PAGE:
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Democrats’ ad ribs Lingle over 2009 furloughs

By Derrick DePledge

LAST UPDATED: 5:13 p.m. HST, Nov 2, 2012

Hawaii Democrats are playfully mocking former Gov. Linda Lingle for teacher furloughs, glossing over the role the teachers union — one of their major political allies — had in the controversy.

The Democratic Party of Hawaii has sponsored a radio advertisement urging listeners to “party like it’s 2009,” when teacher furloughs left public-school students with the fewest classroom instruction days in the nation. Democrats are also holding a King Street rally this afternoon dubbed the “3rd Annual Linda Lingle Furlough Friday Festival.”

Lingle, a Republican, is facing U.S. Rep. Mazie Hirono, a Democrat, for U.S. Senate.

Lingle, as the state’s chief executive, has received much of the public blame for teacher furloughs.

But the furloughs were part of a collective bargaining agreement between Lingle, the state Department of Education, the state Board of Education and the Hawaii State Teachers Association to reduce costs and help balance the state budget.

The teachers union chose furloughs over pay cuts or layoffs. Educators and teachers also chose to schedule the furloughs on classroom instruction days, a decision Lingle signed off on but soon regretted after public backlash over the disruption.

“Whether she’s solely responsible — I’m not sure that anybody has refined it that succinctly or not,” said Dante Carpenter, chairman of the Democratic Party of Hawaii. “But I’m thinking, if memory serves, that she was the titular head of the Republican Party at that time, as well as being the governor of the state of Hawaii, and was a key figure in the decision relating to that activity.”

David Chang, chairman of the state GOP, said it is unfair to lay the blame for teacher furloughs solely on Lingle. “She kind of got the bum end of the deal,” he said, noting that the governor alone does not have the authority to order teacher furloughs.

Retired Maj. Gen. Robert G.F. Lee, Lingle’s campaign manager, said Hirono is trying to “rewrite history.”

“Mazie Hirono is trying to recover from her televised debate losses and hide from the fact that she has never been able to pass a single bill to benefit the people of Hawaii, by continuing to put out false information about teacher furloughs that occurred two years ago,” he said in an email.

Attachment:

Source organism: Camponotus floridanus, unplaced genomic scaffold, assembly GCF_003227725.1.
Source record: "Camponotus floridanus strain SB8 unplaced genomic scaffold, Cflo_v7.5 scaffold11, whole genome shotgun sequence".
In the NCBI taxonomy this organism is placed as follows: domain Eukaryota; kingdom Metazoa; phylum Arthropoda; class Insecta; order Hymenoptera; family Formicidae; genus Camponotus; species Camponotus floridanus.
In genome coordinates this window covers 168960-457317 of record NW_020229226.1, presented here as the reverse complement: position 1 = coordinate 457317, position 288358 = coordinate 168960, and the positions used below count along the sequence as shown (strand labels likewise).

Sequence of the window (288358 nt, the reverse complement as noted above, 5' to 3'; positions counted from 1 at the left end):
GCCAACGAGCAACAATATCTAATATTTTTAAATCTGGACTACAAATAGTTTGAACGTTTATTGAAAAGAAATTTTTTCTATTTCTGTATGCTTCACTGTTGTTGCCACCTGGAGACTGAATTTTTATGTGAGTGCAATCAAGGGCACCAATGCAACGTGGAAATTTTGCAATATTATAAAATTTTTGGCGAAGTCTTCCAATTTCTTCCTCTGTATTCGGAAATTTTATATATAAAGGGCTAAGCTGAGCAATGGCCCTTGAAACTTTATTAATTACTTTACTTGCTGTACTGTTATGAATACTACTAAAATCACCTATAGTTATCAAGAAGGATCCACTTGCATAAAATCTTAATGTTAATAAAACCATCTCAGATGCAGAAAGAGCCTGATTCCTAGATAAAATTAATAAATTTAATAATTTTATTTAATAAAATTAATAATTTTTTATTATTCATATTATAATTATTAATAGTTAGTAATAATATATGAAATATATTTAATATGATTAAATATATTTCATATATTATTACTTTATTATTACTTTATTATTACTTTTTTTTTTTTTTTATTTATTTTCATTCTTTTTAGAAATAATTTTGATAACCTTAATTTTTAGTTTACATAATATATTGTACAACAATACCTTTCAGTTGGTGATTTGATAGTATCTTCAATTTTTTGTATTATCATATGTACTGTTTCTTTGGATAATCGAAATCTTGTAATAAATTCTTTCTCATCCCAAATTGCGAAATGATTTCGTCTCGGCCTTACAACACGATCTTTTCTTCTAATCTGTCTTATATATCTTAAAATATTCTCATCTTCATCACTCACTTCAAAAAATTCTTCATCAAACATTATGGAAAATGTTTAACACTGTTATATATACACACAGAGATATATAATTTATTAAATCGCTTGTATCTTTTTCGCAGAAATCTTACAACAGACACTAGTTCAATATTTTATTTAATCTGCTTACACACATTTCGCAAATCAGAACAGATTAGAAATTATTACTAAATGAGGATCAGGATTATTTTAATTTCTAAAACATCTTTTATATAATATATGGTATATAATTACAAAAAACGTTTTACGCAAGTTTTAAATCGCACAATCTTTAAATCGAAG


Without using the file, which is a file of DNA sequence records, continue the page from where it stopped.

Betsy Lin, Hirono’s campaign manager, said Lingle has said that governors are personally responsible for their decisions. “The fact is that Furlough Fridays happened on Lingle’s watch and kept our keiki out of schools for seventeen days,” she said in an email. “And we know that in the U.S. Senate, Lingle would join national Republicans in supporting a budget that slashes education funding by one third.

Her decision was wrong for Hawaii then and her priorities are wrong for Hawaii now.”

Lingle had sought to unilaterally furlough other state workers to reduce costs during the recession but had proposed budget cuts for the Department of Education, which was overseen at the time by an elected school board. A Circuit Court judge ruled that the governor could not unilaterally order furloughs for state workers and had to instead bargain with public-sector labor unions over the issue.

The deal between the state and the teachers union was the first labor agreement after months of contentious talks over the budget. But Hawaii quickly received unwanted national attention for having the fewest school days.

After several months of debate and protest, including a sit-in at Lingle’s office in which parents were arrested, Lingle and state lawmakers agreed to use the state’s hurricane relief fund and teachers gave up some planning time to help end furloughs on classroom instruction days.

Lingle ultimately chose not to release any of the money from the hurricane relief fund because of budget concerns. Gov. Neil Abercrombie released the money on his first day in office in December 2010.

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